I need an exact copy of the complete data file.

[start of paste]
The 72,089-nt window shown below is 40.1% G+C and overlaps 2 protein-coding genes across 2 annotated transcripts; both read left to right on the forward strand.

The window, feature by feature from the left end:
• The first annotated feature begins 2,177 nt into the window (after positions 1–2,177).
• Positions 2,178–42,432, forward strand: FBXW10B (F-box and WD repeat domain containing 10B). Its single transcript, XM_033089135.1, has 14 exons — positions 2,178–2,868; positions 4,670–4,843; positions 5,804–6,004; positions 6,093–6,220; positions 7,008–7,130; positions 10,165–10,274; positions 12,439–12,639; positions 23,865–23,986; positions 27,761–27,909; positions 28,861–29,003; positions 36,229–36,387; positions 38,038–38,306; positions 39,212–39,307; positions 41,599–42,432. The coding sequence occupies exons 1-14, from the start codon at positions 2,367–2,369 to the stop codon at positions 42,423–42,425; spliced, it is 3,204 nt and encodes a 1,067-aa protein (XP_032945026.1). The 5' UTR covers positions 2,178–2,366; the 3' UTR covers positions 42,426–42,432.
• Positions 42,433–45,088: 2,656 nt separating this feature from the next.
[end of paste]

The 72,089-nt window shown below is 40.1% G+C and overlaps 2 protein-coding genes across 2 annotated transcripts; both read left to right on the forward strand.

The window, feature by feature from the left end:
• The first annotated feature begins 2,177 nt into the window (after positions 1–2,177).
• Positions 2,178–42,432, forward strand: FBXW10B (F-box and WD repeat domain containing 10B). Its single transcript, XM_033089135.1, has 14 exons — positions 2,178–2,868; positions 4,670–4,843; positions 5,804–6,004; positions 6,093–6,220; positions 7,008–7,130; positions 10,165–10,274; positions 12,439–12,639; positions 23,865–23,986; positions 27,761–27,909; positions 28,861–29,003; positions 36,229–36,387; positions 38,038–38,306; positions 39,212–39,307; positions 41,599–42,432. The coding sequence occupies exons 1-14, from the start codon at positions 2,367–2,369 to the stop codon at positions 42,423–42,425; spliced, it is 3,204 nt and encodes a 1,067-aa protein (XP_032945026.1). The 5' UTR covers positions 2,178–2,366; the 3' UTR covers positions 42,426–42,432.
• Positions 42,433–45,088: 2,656 nt separating this feature from the next.